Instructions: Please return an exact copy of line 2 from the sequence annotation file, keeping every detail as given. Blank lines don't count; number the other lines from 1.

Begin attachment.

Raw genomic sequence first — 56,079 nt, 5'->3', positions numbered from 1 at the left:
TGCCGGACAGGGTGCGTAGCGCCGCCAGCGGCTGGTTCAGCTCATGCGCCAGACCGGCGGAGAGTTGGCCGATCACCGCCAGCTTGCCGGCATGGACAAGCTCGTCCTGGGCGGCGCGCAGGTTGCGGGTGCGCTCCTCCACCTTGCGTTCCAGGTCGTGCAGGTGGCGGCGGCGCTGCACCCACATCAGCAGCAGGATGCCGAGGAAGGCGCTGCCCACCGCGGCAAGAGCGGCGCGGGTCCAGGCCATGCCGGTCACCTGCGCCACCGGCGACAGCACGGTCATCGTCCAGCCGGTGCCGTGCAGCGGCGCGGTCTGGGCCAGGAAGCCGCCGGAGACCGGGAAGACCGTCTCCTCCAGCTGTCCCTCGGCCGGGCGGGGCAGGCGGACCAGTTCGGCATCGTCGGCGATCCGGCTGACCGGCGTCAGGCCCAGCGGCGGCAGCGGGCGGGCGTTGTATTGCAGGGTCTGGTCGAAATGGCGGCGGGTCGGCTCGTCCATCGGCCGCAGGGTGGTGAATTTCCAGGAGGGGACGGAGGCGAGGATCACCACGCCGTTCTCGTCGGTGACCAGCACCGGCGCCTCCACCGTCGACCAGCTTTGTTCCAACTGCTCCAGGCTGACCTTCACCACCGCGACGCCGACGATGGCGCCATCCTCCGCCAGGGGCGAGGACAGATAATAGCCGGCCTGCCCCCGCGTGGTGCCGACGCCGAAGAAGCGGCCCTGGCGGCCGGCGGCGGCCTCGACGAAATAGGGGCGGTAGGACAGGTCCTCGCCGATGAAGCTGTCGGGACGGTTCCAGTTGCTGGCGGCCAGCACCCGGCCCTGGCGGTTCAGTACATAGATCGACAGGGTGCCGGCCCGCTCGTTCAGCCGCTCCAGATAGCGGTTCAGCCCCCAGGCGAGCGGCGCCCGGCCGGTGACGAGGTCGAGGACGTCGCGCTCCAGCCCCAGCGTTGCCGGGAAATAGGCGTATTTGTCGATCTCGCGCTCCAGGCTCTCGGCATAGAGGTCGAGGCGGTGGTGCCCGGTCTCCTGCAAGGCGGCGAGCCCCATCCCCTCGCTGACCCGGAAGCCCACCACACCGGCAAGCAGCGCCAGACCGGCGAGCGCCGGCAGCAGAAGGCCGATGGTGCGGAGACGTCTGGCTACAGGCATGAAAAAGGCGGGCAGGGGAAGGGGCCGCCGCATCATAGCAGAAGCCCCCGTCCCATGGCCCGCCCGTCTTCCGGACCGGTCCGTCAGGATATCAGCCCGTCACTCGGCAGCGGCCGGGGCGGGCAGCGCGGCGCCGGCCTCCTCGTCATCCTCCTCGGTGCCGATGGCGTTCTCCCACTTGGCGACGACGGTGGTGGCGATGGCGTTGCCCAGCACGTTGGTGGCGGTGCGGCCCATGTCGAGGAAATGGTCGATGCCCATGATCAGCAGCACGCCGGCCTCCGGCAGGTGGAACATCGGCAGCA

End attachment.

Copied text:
TGCCGGACAGGGTGCGTAGCGCCGCCAGCGGCTGGTTCAGCTCATGCGCCAGACCGGCGGAGAGTTGGCCGATCACCGCCAGCTTGCCGGCATGGACAAGCTCGTCCTGGGCGGCGCGCAGGTTGCGGGTGCGCTCCTCCACCTTGCGTTCCAGGTCGTGCAGGTGGCGGCGGCGCTGCACCCACATCAGCAGCAGGATGCCGAGGAAGGCGCTGCCCACCGCGGCAAGAGCGGCGCGGGTCCAGGCCATGCCGGTCACCTGCGCCACCGGCGACAGCACGGTCATCGTCCAGCCGGTGCCGTGCAGCGGCGCGGTCTGGGCCAGGAAGCCGCCGGAGACCGGGAAGACCGTCTCCTCCAGCTGTCCCTCGGCCGGGCGGGGCAGGCGGACCAGTTCGGCATCGTCGGCGATCCGGCTGACCGGCGTCAGGCCCAGCGGCGGCAGCGGGCGGGCGTTGTATTGCAGGGTCTGGTCGAAATGGCGGCGGGTCGGCTCGTCCATCGGCCGCAGGGTGGTGAATTTCCAGGAGGGGACGGAGGCGAGGATCACCACGCCGTTCTCGTCGGTGACCAGCACCGGCGCCTCCACCGTCGACCAGCTTTGTTCCAACTGCTCCAGGCTGACCTTCACCACCGCGACGCCGACGATGGCGCCATCCTCCGCCAGGGGCGAGGACAGATAATAGCCGGCCTGCCCCCGCGTGGTGCCGACGCCGAAGAAGCGGCCCTGGCGGCCGGCGGCGGCCTCGACGAAATAGGGGCGGTAGGACAGGTCCTCGCCGATGAAGCTGTCGGGACGGTTCCAGTTGCTGGCGGCCAGCACCCGGCCCTGGCGGTTCAGTACATAGATCGACAGGGTGCCGGCCCGCTCGTTCAGCCGCTCCAGATAGCGGTTCAGCCCCCAGGCGAGCGGCGCCCGGCCGGTGACGAGGTCGAGGACGTCGCGCTCCAGCCCCAGCGTTGCCGGGAAATAGGCGTATTTGTCGATCTCGCGCTCCAGGCTCTCGGCATAGAGGTCGAGGCGGTGGTGCCCGGTCTCCTGCAAGGCGGCGAGCCCCATCCCCTCGCTGACCCGGAAGCCCACCACACCGGCAAGCAGCGCCAGACCGGCGAGCGCCGGCAGCAGAAGGCCGATGGTGCGGAGACGTCTGGCTACAGGCATGAAAAAGGCGGGCAGGGGAAGGGGCCGCCGCATCATAGCAGAAGCCCCCGTCCCATGGCCCGCCCGTCTTCCGGACCGGTCCGTCAGGATATCAGCCCGTCACTCGGCAGCGGCCGGGGCGGGCAGCGCGGCGCCGGCCTCCTCGTCATCCTCCTCGGTGCCGATGGCGTTCTCCCACTTGGCGACGACGGTGGTGGCGATGGCGTTGCCCAGCACGTTGGTGGCGGTGCGGCCCATGTCGAGGAAATGGTCGATGCCCATGATCAGCAGCACGCCGGCCTCCGGCAGGTGGAACATCGGCAGCA